The following is a guest post by Ashley Warner. If you are interested in guest posting for Dental Heroes, please sign up here.
For some people, going to the dentist is a traumatic experience; the fear of dental work is very common. However, proper dental health is important and failure to maintain good dental habits could lead to serious complications. These range from cosmetic issues like the appearance of your teeth to much more serious problems including tooth-loss and cancer. Clearly, you don’t need an online biology degree to know the basics of dental care, it is a well-known fact proper brushing, using mouthwash, flossing and avoiding sugar are essential for clean teeth and healthy gums. Unfortunately, studies have confirmed that a person’s genetics have an effect on the overall healthiness of their teeth, so even people who execute perfect dental hygiene could find themselves at risk.
Genetics play a major role in every part of your life, and your mouth is no different. Everything from the alignment of your teeth to their strength can be linked to genetics. Thus, the likelihood and severity of tooth decay is tied to the makeup of your teeth. For instance, one of the most common afflictions involving dental health is a cavity, what dentists look for when you get your regular cleaning. However, some people who brush every day seem to be prone to cavities while others, even some who may practice poor oral hygiene, seem to hardly ever get cavities. The reasons for this disparity are numerous, but one of the key factors is a person’s genetic makeup.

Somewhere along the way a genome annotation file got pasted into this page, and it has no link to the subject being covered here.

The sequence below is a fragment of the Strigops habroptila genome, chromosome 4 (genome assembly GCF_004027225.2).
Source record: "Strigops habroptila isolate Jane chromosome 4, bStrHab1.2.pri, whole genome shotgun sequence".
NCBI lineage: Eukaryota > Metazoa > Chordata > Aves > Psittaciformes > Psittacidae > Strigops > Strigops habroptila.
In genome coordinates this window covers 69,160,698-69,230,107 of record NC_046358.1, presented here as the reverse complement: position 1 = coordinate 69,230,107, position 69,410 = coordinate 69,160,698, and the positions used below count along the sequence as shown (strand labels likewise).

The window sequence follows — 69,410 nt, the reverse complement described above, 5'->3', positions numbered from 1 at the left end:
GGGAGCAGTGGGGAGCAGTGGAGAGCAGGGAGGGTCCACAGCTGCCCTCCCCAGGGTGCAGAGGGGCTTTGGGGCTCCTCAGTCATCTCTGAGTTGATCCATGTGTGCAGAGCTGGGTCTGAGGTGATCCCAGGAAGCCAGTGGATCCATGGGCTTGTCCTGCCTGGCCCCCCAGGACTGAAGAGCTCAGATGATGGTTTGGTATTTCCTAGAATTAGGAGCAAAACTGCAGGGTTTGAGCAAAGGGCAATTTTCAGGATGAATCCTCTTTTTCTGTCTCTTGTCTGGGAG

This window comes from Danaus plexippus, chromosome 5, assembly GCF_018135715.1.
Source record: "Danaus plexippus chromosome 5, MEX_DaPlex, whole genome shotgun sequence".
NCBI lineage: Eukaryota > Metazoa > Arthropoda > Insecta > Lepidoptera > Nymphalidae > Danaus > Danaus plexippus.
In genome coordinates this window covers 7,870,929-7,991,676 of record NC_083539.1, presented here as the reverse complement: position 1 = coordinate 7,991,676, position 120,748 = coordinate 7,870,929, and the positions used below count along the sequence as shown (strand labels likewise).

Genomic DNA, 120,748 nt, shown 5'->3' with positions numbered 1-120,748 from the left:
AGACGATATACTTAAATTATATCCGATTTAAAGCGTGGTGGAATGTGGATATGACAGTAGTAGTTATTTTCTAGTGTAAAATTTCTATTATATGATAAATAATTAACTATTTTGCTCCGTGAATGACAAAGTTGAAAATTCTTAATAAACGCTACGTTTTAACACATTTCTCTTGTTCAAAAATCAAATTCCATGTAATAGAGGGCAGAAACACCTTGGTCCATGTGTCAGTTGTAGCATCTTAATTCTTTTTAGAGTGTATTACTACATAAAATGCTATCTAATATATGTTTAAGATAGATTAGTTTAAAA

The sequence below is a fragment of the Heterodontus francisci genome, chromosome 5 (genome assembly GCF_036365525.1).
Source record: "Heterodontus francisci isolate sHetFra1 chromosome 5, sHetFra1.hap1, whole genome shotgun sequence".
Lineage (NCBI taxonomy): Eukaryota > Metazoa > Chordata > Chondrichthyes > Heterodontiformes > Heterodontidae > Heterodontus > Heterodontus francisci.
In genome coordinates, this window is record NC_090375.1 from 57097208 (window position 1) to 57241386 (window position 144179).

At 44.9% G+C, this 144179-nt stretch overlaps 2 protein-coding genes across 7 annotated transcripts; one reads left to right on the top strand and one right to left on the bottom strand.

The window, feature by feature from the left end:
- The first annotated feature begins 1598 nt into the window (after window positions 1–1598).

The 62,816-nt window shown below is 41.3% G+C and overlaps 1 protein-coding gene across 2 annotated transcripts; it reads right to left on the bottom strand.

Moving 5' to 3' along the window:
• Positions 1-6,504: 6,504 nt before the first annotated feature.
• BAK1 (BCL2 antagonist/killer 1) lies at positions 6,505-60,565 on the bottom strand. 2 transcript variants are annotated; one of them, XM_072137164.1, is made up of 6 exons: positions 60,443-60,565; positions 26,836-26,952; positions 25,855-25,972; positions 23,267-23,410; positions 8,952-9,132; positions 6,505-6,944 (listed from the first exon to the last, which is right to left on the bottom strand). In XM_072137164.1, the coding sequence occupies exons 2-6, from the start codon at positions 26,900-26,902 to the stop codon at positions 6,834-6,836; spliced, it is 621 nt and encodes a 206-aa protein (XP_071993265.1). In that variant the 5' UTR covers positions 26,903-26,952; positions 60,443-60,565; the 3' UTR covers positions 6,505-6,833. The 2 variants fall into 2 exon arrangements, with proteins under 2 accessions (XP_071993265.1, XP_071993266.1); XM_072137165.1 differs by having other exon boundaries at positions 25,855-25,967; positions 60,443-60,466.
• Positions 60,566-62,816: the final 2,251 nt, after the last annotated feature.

Studies have indicated that a range of genetic factors can play a role in cavity development. Cavities are mainly caused by bacterial or food acids, and everything from the composition of your saliva to the shape of your teeth can increase or decrease the risk of developing cavities. Some people may have elements in their saliva that help neutralize those acids, making them less likely to develop cavities regardless of their brushing habits. Additionally, people with more grooves in their teeth, or teeth that are poorly aligned, are at greater risk as acids can easily sneak in to those grooves and crevices. Because it is harder to remove the acids from these places, they often stay there longer and dissolve more of the tooth.
Studies have also indicated that genetics play a major role in periodontal disease, the most common forms of which are gingivitis and periodontitis. Aside from the obvious environmental factors, studies have shown that people with a family history of these diseases are prone to developing them. Additionally, the ability to recover from gingivitis and other periodontal diseases is also tied to genetic factors. Healing is tied to the immune system, and people who have received a weakened immune system from their parents have a more difficult time recovering from these conditions. This means that not only is your likelihood to get a periodontal disease associated with genetic factors, but your ability to heal from that disease is as well.
You could even take things a step further and link behavioral habits to genetics, such as diet and metabolism. Studies have shown that genetic factors play an important role in what foods you are prone to eat, and the way in which those foods are digested and used by the body. As such, your heredity may cause you to be more prone to eat foods that are harmful to your teeth. This is a double-edged sword when it comes to managing dental health.
Most people are raised to brush their teeth and floss every day. While these habits are clearly important when it comes to dental health, genetic factors have to be considered. Genetics determine how strong your teeth are, the makeup of your saliva and your eating habits, all of which have an impact on your teeth and mouth. Given all of the evidence, it is essential that genetic factors be considered when evaluating your dental health.